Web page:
As Edmund is running to save Peter, he takes a moment to take knock over the Witch’s dwarf. Ginarrbrik is about to kill a Narnian dwarf when Edmund runs by and takes a swipe at his feet, throwing him off the cliff. Ginarrbrik hits the ground hard, and we see that his beard has abeen cut off. This explains why Ginarrbrik is later seen limping at he walks towards the injured Edmund.
I felt this additional moment disrupted the emotional energy of the scene. The editing of the music is awkward again, and seeing the dwarf’s beard get chopped off was a bit strange.
– Disc 2 –
There are no new extras on Disc 2. This disc was included with the 2-disc Collectors Edition.
– Disc 3 –
C.S. Lewis – Dreamer of Narnia (1:15:38): One of the things I missed most when I watched the extras on the Collector’s Edition was a long documentary about the creator of Narnia, “Jack” Lewis. So, I was very excited when I heard that there would be an entire disc devoted to Lewis included with the Extended Edition. What I saw surprised me. It’s not just a documentary about Lewis’ life. It is kind of like watching a movie about his life with an Audio Commentary turned on. Much of it is an actor playing C.S. Lewis reciting voiceover (much of it based on Lewis’ actual words) about his experiences. The interviews with scholars and friends were quite interesting. I was also pleased that Douglas Gresham (Lewis’ stepson/film co-producer) pops up several times.
The way the Narnia stories are compared to Lewis’ life throughout the feature was pretty well done. And, they don’t discuss just the obvious similarities like Digory’s dying mother. They go deeper than that and use other Chronicles as examples.
One of the most unique things about this feature is the way Pauline Baynes’ classic illustrations are used. They have actually made them move and come alive. As a huge Baynes fan, I rather enjoyed most of these. They were quite skillfully done.
This documentary is must-have for fans of The Chronicles of Narnia and C.S. Lewis.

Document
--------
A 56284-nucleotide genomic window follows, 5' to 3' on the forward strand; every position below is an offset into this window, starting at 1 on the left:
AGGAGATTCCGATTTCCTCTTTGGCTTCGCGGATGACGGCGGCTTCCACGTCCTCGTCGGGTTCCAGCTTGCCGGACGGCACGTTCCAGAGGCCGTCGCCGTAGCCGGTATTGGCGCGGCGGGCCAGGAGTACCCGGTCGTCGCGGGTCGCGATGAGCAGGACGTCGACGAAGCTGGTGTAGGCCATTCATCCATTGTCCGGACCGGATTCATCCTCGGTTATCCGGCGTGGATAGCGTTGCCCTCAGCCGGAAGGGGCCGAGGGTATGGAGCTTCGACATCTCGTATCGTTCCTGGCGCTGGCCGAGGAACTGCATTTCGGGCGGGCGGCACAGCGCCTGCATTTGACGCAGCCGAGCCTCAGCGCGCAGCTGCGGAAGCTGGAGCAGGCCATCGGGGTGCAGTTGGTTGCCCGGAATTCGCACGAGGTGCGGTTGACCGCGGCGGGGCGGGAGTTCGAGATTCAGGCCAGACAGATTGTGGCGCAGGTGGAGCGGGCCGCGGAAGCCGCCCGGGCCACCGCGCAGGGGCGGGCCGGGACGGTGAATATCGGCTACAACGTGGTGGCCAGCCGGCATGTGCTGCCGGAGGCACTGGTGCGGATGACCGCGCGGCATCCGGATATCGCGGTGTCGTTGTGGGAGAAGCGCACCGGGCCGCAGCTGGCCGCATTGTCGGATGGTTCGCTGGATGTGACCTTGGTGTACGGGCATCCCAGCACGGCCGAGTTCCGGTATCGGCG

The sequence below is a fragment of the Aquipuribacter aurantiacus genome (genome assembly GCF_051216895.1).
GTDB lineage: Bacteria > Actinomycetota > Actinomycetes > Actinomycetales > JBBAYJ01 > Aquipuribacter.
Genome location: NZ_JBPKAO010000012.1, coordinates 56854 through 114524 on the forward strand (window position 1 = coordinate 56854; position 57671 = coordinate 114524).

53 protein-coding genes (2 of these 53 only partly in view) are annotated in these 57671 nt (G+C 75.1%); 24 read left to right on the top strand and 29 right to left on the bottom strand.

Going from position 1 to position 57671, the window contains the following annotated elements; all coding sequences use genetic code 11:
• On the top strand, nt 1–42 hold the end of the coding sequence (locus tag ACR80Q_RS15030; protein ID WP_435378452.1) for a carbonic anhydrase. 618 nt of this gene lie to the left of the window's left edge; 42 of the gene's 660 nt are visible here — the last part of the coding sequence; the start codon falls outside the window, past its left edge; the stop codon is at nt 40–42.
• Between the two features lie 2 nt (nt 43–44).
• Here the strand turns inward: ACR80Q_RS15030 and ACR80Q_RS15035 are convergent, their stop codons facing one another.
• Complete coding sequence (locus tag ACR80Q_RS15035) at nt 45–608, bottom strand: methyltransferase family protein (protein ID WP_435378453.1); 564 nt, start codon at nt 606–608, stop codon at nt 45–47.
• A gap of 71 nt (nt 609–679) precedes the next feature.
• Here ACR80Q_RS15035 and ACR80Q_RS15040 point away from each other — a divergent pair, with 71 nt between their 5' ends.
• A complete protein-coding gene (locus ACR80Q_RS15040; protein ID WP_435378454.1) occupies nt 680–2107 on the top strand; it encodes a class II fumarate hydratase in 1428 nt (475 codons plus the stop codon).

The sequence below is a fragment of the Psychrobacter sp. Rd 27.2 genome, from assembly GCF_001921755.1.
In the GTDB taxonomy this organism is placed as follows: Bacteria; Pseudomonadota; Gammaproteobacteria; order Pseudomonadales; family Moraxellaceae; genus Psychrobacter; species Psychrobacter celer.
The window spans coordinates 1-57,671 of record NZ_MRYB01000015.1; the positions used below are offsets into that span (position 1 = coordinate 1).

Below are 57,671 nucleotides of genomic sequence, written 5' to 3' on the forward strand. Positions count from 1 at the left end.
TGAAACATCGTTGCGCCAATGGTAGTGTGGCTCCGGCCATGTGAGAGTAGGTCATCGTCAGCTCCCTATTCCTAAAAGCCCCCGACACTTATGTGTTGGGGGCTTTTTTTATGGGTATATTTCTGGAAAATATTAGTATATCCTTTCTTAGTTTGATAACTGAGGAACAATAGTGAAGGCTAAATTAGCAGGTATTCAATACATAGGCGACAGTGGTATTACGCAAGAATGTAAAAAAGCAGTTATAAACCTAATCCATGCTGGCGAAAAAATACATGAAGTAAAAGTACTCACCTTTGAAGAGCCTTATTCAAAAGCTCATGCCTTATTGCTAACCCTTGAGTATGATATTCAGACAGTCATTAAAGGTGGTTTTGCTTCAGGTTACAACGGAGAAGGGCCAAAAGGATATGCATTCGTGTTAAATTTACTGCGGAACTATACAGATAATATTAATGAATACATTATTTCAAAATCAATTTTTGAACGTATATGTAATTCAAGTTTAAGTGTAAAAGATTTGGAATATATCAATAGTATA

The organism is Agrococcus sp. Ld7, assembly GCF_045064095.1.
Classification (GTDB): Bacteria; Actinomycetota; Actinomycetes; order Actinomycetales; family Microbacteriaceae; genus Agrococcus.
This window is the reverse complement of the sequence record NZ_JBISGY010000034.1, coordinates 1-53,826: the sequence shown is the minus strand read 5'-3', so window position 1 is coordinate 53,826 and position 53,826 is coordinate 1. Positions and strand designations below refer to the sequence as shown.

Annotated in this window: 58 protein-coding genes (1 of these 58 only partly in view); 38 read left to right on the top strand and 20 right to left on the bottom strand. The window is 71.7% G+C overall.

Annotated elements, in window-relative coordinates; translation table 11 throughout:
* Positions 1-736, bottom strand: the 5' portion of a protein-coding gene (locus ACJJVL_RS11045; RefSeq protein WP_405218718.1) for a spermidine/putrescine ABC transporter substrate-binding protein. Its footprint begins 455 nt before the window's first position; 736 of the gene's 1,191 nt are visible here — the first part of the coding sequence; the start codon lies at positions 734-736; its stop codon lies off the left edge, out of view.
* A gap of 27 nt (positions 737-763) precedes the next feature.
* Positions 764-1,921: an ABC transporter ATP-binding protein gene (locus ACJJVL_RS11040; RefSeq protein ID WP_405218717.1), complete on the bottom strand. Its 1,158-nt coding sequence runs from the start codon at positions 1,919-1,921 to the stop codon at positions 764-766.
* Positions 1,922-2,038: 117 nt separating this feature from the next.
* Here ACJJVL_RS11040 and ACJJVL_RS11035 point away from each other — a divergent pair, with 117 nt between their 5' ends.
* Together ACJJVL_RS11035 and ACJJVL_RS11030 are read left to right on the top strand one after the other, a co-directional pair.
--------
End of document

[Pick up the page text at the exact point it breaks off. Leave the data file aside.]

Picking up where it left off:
– Disc 4 –
Visualizing The Lion, the Witch and the Wardrobe
This was the biggest surprise in the whole set. It is like an Audio Commentary mixed with a pop-up feature. Almost the entire feature is 2 or 3 split screens. One of these screens is always showing the movie (the whole movie from beginning to end). Another screen is showing members of the cast and crew being interviewed. The third (and usually the largest) screen shows various behind-the-scenes shots and artwork.
If you like audio commentaries, you will love this feature. As someone interested in both Narnia and filmmaking, I had a blast and I hope other studios try something like this in the future.
Anatomy of a Scene – Behind the Battle
This feature is very similar to the documentaries found on Disc 2. Crew members such as Andrew Adamson, Mark Johnson, and Dean Wright discuss how challenging it was to visualize and shoot the Battle of Beruna. When you see just how complex the shoot was, it makes you marvel that the scene turned out as well as it did. One interesting tidbit is an alternate take where William Moseley (Peter) shouts “They will not take Narnia!” instead of “For Narnia and for Aslan!”
The Art of Narnia
I’ve never seen conceptual art quite like this. It’s more stylized than usual. If you have been visiting NarniaWeb for a couple years, you have probably already seen some of these images.
The Gift Set includes two highly detailed bookends of Lucy and Tumnus. I especially like the detail in the wardrobe carvings (which tell the story of The Magician’s Nephew)
The Extended Edition of The Lion, the Witch and the Wardrobe is for die-hard fans only.
It is not up to the standard we have seen in other special edition DVDs recently. The new scenes are not seamlessly integrated back into the movie; new visual effects shots are also not quite up to the same level as the rest of the film. The extended scenes also forced the editor to change some of my favorite musical moments, which is distracting. But, I personally am happy to own this version because of the extended arrival of spring.
The new extras are what make this set a must-own for the most enthusiastic fans of the books and film. I do not believe this is the definitive version of the movie, but most NarniaWebbers will probably be glad to have it on their shelves.